At 88-years-old, Hilda Weaver moves more spryly than many couch-bound 20-somethings, her makeshift walking stick keeping pace with her as she crosses a field of grass, weeds and wild strawberry plants and heads into the forest.
“It’s back this way,” she says with assuredness. The land, which includes Nile Lake behind her, is part of the Colville National Forest (CNF). At one time, over 600 acres belonged to Weaver’s parents, Fred and Joann Wendling, until the property was sold to CNF. Weaver grew up there and continues to venture out to the area to hike or fish on Nile Lake once, sometimes twice a week.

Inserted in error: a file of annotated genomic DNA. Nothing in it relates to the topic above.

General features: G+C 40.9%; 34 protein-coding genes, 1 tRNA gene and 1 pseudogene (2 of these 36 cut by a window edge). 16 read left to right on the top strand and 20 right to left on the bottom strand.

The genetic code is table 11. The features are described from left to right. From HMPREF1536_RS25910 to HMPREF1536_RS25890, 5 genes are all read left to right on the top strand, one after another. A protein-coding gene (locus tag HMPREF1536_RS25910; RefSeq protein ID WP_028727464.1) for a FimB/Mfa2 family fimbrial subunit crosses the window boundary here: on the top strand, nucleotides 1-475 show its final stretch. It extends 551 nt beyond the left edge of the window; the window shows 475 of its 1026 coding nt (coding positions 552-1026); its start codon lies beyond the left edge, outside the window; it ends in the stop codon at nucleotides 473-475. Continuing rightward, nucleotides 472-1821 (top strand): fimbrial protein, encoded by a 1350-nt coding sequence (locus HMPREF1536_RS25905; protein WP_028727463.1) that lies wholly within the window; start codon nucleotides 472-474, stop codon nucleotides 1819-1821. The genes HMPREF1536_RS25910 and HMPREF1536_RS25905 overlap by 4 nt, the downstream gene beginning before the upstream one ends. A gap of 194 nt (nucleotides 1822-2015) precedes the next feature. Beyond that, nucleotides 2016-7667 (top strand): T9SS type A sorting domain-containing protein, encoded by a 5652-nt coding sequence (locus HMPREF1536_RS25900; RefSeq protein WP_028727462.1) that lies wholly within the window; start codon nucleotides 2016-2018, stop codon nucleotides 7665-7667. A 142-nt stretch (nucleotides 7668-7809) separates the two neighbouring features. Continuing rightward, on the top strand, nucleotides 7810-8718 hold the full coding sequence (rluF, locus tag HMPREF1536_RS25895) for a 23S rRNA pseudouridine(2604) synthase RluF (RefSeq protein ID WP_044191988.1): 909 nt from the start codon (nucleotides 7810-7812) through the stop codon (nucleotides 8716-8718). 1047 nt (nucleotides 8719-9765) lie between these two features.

This visit is a somber one though.
Back in the trees, Weaver stops in front of a large, old growth Tamarack. At over 70- feet tall, it would take three adults holding hands to wrap around its girth.
What’s currently around its circumference though is what has Weaver concerned. A thick strip has been cut around the tree, with a large chunk missing from its side. Weaver noticed the damage last month on one of her outings, and she and a small group of friends removed a plastic wedge that had been driven into the tree’s trunk. Though not officially confirmed by CNF Law Enforcement, Weaver thinks it’s the result of tree poachers, or girdling.
“It’s a dirty shame,” says Weaver, looking at the tree. “It makes me want to stand here and cry. This tree was here before I was born; it was here when I was a little girl and it was here when I was a young woman---to think that someone came up here to kill it saddens me.”
*Read the full story on the front page of the 8-8-2012 edition of the S-E!